Running a competition based on ‘likes’ will have a massive downside. ‘Likes’ might boost the number of entries but not your loyal fans. And remember that fans don’t even need to like your page, so anyone can enter a competition run through your Page. Community Managers will have to be on the lookout for potential manipulations if they don’t use a third-party app.
Social media has allowed users, fans, anyone to be more vocal in their opinions. And if fans see that you weren’t able to pick the best winner from a competition, they are going to post negative messages on your Page. Yes, you’ve got the engagement levels up but not the right sort of engagement!
Running competitions is about transparency and picking either random winners or judging an expert response, but how can you do this without the correct mechanism in place?
Showing your Ts&Cs
Facebook also appears to have ignored the fact that many countries – and legal departments – require the publication of competition terms and conditions. If you are running it via your news feed, how do you include the rules? You could include it in the post(!) or provide a link to the rules on your website but some companies won’t bother.
Some sectors, such as the financial services sector, are heavily regulated and require participants to confirm that they’ve seen all the rules and regulations, so what does it mean for these industries?
The cost of running a Facebook competition
For small businesses and brands looking to increase fan engagement, this relaxation helps to reduce the cost of running a competition. But how will they administer their competition and is it feasible to do this without an app?
Yes, you can mention the winner on your Page and ask them to contact you to claim their prize but what if they never look at your page – as we know many fans don’t! And a lot of brands have turned off private messages too, so that may not be an option either.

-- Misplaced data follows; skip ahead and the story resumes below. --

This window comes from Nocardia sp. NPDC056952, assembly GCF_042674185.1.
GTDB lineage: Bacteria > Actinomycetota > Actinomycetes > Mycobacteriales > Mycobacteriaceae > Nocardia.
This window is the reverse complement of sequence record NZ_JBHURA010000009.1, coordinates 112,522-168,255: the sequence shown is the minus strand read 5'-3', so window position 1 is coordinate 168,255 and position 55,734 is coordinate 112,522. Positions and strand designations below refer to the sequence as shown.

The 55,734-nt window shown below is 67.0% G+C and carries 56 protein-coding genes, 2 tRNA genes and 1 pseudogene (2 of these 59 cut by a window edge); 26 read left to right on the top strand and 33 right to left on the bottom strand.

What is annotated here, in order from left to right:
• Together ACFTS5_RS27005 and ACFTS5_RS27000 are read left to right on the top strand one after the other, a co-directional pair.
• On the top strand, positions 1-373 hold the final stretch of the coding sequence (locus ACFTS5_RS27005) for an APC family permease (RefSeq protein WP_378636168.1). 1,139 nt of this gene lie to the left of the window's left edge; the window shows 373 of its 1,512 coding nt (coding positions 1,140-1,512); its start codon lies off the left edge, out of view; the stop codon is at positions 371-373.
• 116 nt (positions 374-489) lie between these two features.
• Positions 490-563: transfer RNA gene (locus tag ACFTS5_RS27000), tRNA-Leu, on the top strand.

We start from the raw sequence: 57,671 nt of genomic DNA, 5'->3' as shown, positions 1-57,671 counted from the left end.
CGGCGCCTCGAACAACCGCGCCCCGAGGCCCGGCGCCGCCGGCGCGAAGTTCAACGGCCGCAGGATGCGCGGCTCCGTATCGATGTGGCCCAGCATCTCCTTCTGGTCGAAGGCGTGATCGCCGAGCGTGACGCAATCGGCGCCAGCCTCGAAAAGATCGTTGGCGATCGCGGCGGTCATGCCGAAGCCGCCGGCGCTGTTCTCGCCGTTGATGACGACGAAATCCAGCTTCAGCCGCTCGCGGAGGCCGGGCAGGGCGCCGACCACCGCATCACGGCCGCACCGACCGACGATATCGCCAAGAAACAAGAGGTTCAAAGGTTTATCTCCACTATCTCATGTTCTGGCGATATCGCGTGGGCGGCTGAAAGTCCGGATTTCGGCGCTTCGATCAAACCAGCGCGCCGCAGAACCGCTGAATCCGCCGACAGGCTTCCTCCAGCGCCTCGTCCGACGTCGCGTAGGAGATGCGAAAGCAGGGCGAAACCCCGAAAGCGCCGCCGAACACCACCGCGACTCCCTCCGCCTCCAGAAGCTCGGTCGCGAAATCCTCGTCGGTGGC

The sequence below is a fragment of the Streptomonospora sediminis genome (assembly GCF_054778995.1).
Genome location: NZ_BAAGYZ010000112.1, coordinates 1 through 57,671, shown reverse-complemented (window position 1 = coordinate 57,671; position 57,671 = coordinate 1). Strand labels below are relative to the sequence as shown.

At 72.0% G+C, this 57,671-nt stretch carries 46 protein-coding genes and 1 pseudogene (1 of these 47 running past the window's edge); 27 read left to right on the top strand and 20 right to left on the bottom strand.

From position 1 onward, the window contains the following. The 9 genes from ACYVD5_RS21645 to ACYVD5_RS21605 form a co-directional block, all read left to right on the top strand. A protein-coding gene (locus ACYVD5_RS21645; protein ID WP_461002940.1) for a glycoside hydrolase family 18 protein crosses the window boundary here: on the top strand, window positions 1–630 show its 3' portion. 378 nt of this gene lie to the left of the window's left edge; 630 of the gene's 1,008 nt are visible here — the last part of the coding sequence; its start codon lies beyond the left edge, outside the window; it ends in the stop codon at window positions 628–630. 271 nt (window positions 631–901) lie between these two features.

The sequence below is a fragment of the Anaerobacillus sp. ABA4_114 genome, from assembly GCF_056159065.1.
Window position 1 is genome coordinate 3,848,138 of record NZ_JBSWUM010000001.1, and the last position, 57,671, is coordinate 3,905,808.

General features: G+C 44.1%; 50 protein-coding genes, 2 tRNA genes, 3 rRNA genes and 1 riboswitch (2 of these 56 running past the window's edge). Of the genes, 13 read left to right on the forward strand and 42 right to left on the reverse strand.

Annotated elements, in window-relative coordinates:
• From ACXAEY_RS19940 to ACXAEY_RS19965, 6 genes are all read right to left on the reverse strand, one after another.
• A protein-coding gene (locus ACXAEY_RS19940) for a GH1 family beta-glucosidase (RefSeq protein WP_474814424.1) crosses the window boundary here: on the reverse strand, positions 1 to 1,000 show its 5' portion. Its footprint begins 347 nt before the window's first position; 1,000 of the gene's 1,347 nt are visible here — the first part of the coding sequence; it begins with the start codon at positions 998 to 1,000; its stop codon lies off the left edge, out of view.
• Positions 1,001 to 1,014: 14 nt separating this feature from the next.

Facebook’s about face on competition rules was definitely a surprise move but with the number of Pages running competitions this way, you can see why the platform-owner no longer wants to police them.
This relaxation could see a massive increase in competitions leading to an over-crowded news feed.
But this relaxation could see a massive increase in competitions from less well-known brands leading to an over-crowded news feed for users.
Community Managers need to work with their marketing teams to plan tactics and methods to get the required responses from the target audience otherwise they’ll be sifting through entries from time-wasters and freebie hunters. And do you need a third-party app to achieve this?
My answer is ‘yes’. I’d always prefer to use a third-party app, as they’re cost-effective to run and manage. Community Managers should be spending time with their fans to see what they want to talk about, writing great content and engaging with their fans, rather than scrolling through loads of likes and comments to pick a winner. And marketers will also want to collect and analyse the post-competition data to measure the success of their campaign. I think Facebook may have missed a trick here.